A continuous murmur heard over the left craniodorsal aspect of the heart base is the auscultatory hallmark of a PDA. The murmur is often but not always loud and is usually relatively coarse; it peaks in intensity at or about the second heart sound and then fades during diastole. This murmur is sometimes referred to as a machinery murmur. Continuous murmurs must be distinguished from to-and-fro or “bellows” murmurs, which consist of separate systolic and diastolic murmurs. In dogs, to-and-fro murmurs most commonly result from endocarditis of the aortic valve or ventricular septal defects that are complicated by aortic valve regurgitation.
Careful auscultation of the dog with a PDA may also reveal a systolic murmur over the left cardiac apex. This murmur is due to functional mitral valve regurgitation; that is, the cause is mitral valve regurgitation that results from distortion of the mitral apparatus associated with ventricular dilation, and not a structural abnormality of the mitral leaflets. In dogs with a large PDA, a third heart sound that reflects high transmitral flow rates and probably reduced ventricular compliance may result in a gallop rhythm.
In a dog with a PDA, the femoral arterial pulse is brisk or bounding, sometimes described as a “water-hammer” pulse. The amplitude or strength of the femoral arterial pulse reflects the difference between systolic and diastolic pressures, which is called the pulse pressure. With a PDA, the low-resistance pulmonary circulation provides a sink for diastolic “run-off”. As a result, diastolic pressures tend to be abnormally low and the pulse pressure is wide.
In animals with moderate or large PDAs (left-to-right shunts), dilation and hypertrophy of the left ventricle is evident echocardiographically (Fig. 9-1). Echocardiographic examination also demonstrates left atrial enlargement. Myocardial dysfunction, reflected in a large end-systolic ventricular dimension and often a low fractional shortening index, is sometimes evident. Direct visualization of the PDA is usually possible when the study is performed by an experienced echocardiographer. The PDA extends from the descending aorta to the bifurcation of the main pulmonary artery. It is best demonstrated by a cranial left parasternal image of the pulmonary artery bifurcation.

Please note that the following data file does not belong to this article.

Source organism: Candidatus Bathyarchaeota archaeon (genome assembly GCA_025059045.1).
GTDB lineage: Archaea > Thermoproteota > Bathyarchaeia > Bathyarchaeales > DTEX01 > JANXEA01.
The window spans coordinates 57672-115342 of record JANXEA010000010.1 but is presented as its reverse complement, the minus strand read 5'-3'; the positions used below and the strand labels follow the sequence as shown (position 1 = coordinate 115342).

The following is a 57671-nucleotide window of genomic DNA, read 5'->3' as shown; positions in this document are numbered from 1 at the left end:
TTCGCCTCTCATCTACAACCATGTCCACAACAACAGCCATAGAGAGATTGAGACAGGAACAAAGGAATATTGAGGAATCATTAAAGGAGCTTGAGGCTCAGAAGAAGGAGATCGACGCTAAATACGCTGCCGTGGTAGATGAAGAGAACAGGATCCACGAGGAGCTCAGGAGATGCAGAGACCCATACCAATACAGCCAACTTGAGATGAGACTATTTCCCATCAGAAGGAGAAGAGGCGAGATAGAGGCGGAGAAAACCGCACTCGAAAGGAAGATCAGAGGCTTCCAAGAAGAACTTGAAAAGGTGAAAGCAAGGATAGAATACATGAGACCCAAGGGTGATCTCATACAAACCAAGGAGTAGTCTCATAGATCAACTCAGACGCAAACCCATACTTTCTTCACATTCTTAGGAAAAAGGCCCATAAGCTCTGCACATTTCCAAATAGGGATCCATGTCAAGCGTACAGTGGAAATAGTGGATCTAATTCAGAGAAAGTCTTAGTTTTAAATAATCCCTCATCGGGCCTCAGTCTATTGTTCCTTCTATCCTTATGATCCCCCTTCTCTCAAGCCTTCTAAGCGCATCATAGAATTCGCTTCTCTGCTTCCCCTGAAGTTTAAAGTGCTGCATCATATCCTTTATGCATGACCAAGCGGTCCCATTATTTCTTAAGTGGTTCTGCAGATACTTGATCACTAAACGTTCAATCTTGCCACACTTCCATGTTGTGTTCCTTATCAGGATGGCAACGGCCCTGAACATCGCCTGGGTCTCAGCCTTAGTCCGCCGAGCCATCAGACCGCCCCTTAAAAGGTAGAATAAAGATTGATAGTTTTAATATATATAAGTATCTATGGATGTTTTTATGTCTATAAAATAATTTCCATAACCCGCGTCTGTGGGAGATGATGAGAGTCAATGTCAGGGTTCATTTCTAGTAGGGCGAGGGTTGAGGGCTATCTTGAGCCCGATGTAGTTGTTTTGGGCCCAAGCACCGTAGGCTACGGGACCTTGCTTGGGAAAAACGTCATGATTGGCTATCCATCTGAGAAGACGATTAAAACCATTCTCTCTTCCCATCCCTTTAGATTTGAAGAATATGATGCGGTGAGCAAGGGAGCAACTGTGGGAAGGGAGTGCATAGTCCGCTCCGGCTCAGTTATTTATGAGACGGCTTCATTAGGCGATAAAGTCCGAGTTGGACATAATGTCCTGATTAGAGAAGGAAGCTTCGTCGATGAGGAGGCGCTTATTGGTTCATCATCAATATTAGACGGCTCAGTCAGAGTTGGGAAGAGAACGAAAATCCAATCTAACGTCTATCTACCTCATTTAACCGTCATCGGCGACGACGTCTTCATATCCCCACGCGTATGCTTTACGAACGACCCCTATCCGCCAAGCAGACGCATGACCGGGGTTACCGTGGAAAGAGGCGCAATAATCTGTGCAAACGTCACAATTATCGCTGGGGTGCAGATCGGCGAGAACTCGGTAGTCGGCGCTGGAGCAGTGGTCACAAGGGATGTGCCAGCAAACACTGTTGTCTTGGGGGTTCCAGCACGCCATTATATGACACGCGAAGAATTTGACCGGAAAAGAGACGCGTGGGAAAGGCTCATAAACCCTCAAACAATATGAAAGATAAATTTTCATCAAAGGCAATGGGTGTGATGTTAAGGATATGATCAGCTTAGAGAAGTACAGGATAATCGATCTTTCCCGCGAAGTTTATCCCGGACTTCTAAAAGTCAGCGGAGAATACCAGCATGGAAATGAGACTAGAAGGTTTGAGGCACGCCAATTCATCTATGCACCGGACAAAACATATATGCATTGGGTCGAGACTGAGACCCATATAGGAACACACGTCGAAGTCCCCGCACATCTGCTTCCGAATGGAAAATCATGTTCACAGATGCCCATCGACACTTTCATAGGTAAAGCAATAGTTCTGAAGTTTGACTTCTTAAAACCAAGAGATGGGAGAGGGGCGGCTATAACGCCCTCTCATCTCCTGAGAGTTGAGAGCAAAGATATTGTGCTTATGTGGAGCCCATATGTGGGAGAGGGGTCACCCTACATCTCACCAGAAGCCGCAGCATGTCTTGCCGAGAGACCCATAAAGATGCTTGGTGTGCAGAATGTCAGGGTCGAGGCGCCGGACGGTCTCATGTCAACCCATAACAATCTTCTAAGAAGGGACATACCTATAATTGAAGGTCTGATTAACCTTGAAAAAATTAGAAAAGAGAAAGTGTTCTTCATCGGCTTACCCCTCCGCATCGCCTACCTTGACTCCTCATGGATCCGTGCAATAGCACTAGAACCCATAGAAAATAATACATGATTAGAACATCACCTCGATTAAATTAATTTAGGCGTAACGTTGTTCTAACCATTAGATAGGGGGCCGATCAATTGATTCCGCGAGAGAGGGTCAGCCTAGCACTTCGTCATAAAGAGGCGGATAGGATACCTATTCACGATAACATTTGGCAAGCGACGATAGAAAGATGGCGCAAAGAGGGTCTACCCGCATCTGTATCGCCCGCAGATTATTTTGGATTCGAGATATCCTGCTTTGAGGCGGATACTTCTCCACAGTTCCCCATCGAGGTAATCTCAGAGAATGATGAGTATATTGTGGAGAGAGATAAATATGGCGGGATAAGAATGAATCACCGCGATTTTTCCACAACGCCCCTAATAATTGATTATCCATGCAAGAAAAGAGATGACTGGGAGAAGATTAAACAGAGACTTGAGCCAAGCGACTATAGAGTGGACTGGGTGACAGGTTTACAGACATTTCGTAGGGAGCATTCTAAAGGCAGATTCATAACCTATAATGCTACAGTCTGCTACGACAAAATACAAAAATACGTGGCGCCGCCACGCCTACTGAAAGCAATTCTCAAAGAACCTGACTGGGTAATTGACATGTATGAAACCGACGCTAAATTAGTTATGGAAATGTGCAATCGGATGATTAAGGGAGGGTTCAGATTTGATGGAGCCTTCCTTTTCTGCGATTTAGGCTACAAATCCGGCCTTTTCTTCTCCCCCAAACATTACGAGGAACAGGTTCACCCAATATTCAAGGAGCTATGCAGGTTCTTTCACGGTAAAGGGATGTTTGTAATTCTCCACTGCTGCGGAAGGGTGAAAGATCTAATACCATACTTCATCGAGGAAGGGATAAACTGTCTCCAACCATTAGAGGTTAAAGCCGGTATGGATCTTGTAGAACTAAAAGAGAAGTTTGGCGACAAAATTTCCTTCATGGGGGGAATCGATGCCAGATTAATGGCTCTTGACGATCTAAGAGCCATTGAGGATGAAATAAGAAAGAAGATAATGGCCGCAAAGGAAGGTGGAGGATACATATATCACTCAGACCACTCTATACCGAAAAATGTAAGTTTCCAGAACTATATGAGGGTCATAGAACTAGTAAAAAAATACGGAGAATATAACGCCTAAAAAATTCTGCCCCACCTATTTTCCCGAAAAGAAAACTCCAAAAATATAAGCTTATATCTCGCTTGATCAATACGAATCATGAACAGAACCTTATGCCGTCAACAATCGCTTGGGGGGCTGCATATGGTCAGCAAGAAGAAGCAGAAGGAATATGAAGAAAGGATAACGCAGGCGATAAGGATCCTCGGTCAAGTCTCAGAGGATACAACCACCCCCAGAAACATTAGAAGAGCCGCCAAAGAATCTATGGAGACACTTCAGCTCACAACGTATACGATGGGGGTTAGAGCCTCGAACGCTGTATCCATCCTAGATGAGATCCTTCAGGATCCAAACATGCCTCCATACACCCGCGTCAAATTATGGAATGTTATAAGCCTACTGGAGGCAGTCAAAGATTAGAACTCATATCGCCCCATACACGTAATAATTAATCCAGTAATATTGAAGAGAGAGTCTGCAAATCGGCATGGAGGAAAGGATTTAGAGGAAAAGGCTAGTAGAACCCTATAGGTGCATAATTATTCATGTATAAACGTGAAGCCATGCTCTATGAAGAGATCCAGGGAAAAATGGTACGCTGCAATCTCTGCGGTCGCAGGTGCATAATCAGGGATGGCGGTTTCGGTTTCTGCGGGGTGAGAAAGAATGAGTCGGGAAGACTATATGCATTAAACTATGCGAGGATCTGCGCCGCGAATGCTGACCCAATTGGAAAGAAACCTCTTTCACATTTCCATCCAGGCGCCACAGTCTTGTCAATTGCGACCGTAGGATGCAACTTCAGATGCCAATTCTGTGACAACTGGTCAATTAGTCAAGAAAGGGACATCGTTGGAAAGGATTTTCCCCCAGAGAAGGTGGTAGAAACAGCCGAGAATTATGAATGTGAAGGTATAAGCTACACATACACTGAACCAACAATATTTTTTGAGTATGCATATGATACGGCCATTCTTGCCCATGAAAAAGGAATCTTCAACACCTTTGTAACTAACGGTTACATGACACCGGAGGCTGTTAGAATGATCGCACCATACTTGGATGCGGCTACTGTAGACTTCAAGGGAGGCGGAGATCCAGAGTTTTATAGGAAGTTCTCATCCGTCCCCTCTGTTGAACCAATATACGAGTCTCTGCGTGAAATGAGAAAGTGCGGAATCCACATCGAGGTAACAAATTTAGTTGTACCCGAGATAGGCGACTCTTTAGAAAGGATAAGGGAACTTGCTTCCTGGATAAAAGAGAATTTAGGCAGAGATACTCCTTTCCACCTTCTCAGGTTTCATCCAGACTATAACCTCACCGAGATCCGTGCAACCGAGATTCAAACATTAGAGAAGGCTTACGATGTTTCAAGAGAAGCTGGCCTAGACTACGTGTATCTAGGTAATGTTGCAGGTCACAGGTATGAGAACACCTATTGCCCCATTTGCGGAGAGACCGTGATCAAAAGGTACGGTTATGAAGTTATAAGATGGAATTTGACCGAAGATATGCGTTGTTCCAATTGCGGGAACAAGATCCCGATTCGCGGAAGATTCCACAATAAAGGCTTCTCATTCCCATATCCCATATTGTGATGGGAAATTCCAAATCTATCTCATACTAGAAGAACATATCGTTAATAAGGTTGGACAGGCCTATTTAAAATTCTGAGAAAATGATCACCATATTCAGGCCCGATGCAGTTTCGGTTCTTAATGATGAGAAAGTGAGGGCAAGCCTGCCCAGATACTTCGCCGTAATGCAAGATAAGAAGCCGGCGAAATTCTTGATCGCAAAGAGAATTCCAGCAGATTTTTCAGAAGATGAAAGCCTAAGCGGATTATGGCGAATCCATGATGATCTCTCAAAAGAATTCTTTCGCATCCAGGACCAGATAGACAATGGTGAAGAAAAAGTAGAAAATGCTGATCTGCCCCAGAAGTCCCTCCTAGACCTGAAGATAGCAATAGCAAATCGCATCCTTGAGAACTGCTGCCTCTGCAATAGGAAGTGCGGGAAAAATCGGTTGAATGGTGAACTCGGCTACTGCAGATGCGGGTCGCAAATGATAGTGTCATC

Figure 9-1 M-mode echocardiographic image obtained from an 8-week-old male Shetland Sheepdog. M-mode echocardiography provides a one-dimensional view of the heart; the ordinate measures distance from the transducer and the abscissa, time. The two-dimensional image from which this M-mode was derived is shown in the inset. The left ventricle is moderately dilated and systolic performance is normal.
Doppler flow studies are used to confirm that blood from a PDA flows into the main pulmonary artery. In animals with a PDA, this will be evident on color-flow Doppler studies as a diastolic color mosaic that originates near the pulmonary artery bifurcation and extends retrograde toward the pulmonic valve. In many cases, the jet extends beyond the pulmonic valve and results in mild pulmonic regurgitation. On spectral Doppler studies, continuously disturbed flow will be evident within the pulmonary artery (Fig. 9-2).
Figure 9-2 Continuous-wave Doppler echocardiographic study performed with the ultrasound beam directed through the patent duct of 16-month-old female Maltese dog. There is a high-velocity jet directed toward the transducer and into the main pulmonary artery. The signal is continuous, but the velocity peak occurs at about the T-wave of the electrocardiogram; this event corresponds to the second heart sound and the Doppler profile provides a graphic depiction of the dog’s continuous murmur.
Additional findings detected by Doppler studies in a dog with a PDA include mitral valve regurgitation. When a substantial shunt is present, aortic flow velocities are often higher than normal. This does not necessarily reflect aortic obstruction but rather a larger left ventricular stroke volume.
PDA is essentially a physical diagnosis. When a continuous murmur is present in a dog with a typical signalment, the cause is almost always a PDA. However, Doppler echocardiographic examination is recommended as a noninvasive means of confirming the diagnosis. The echocardiographic evaluation of systolic function may also provide prognostic information that can influence therapy (see Fig. 9-3). Additionally, echocardiography provides a noninvasive means of detecting concurrent cardiac defects that might have an impact on prognosis and management.